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Let M be a deterministic Turing machine wich has the properties:

1) $\forall x,y \in \Sigma^* : t_M(xy) \ge t_M(x) + t_M(y)$

2) $\forall a \in \Sigma: t_M(a) \ge 1$ (Also 2) should be obvious for every DTM).

Then it follows that for all $x \in \Sigma^* : t_M(x) \ge |x| $. The graph $G_M$ induced by the transition function contains a cycle: To see this choose a word $w$ whose length $|w|$ is $> |Q|$ where $Q$ is the set of states of $M$. Then we have $t_M(w) \ge |w| > |Q|$. Since $M$ is at every time step on exactly one state, $M$ must visit in $t_M(w) > |Q|$ time steps one state at least twice, hence the graph $G_M$ must contain a cycle.

My question is this: Can we construct to every DTM $M'$ an equivalent DTM $M$ with the properties above? In my intuition this is possible: Just construct $M$ such that it reads all the input, writes what it has read, move the pointer to the beginning of the word and then gives control to $M'$. But is it possible to give a more formal proof for this? Or is my intuition wrong?

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    $\begingroup$ How exactly do you measure time? I find it hard to believe that the Turing machine knows that its input has length $1$ after exactly $1$ time step. $\endgroup$ – Yuval Filmus Jul 26 '16 at 8:09
  • $\begingroup$ Ok, I understand your consideration. I edited the question so that it is now hopefully more clear: $t_M(a) \ge 1$. $\endgroup$ – user41014 Jul 26 '16 at 8:37
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Use the following recursive procedure to construct $M'$ from $M$:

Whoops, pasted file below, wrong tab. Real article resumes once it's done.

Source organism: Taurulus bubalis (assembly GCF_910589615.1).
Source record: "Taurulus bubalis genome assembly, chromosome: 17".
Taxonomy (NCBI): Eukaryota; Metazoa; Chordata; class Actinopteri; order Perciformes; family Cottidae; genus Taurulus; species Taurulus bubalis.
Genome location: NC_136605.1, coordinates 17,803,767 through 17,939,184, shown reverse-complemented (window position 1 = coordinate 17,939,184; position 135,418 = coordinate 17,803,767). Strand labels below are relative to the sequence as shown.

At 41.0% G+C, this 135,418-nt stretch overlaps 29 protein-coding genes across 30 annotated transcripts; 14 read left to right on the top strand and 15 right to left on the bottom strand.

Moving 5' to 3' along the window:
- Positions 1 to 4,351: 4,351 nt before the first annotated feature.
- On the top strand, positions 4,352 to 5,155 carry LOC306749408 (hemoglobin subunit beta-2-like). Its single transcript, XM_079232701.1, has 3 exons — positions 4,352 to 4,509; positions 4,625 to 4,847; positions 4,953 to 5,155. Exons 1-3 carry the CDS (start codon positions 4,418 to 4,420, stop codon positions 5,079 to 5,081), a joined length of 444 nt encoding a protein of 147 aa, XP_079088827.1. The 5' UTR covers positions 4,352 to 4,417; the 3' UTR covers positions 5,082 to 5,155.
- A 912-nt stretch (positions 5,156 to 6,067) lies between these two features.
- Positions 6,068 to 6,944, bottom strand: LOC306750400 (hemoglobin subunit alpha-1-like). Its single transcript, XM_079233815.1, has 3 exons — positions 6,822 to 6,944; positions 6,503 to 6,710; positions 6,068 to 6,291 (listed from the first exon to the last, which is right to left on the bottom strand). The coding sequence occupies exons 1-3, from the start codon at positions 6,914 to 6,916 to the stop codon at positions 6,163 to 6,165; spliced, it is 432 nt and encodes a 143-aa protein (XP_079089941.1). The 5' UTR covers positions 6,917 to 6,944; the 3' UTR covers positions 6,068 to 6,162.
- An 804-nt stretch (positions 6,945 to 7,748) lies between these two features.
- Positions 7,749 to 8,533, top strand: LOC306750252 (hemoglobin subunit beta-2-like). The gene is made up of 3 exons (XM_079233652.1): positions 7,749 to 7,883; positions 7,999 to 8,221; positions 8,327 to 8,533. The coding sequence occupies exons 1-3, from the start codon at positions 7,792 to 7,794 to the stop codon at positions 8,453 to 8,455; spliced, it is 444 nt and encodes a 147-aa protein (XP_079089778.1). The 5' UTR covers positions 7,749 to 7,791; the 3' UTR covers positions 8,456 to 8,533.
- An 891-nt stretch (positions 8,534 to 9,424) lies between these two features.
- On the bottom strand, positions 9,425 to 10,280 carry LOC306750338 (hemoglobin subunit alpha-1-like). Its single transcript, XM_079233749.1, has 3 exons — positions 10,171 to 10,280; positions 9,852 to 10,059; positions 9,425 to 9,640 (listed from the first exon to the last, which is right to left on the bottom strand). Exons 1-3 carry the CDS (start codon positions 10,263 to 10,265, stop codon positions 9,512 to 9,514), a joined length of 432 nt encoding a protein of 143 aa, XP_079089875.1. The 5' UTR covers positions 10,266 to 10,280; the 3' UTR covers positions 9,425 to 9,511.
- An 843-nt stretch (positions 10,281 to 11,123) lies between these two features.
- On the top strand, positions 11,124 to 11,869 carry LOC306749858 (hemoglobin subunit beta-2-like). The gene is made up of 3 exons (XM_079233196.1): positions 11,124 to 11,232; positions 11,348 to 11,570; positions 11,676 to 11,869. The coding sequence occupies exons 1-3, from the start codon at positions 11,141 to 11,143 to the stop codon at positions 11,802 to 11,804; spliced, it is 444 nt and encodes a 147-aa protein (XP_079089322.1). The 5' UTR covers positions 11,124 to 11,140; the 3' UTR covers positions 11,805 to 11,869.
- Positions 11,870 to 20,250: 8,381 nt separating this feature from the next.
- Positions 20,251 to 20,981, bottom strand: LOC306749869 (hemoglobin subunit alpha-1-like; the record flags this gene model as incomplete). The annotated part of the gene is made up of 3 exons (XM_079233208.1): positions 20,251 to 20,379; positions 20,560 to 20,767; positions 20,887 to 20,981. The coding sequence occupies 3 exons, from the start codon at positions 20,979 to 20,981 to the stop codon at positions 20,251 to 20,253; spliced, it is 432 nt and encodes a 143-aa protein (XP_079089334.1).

1. Run $M'$ on all non-trivial prefixes and suffixes of the input (if any), and ignore the results.
  2. Run $M$ on the entire input, and output the result.

If $M$ always terminates, so does $M'$. The first step guarantees your first condition. The second condition is virtually automatic.

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    $\begingroup$ I guess I understand your answer, but can you give more details so that it is more clear. In particular, how do you construct $M'$ if in the definition of $M'$ it calls itself. Is it possible to give a not recursive definition? $\endgroup$ – user41014 Jul 26 '16 at 8:55
  • $\begingroup$ You can implement recursion in many ways; it is essentially a programming question. If your laptop can execute recursive functions, so can a Turing machine. It is also possible to give a non-recursive definition, and it would make a nice exercise for you. What you have to do is to unroll the recursion. $\endgroup$ – Yuval Filmus Jul 26 '16 at 9:01

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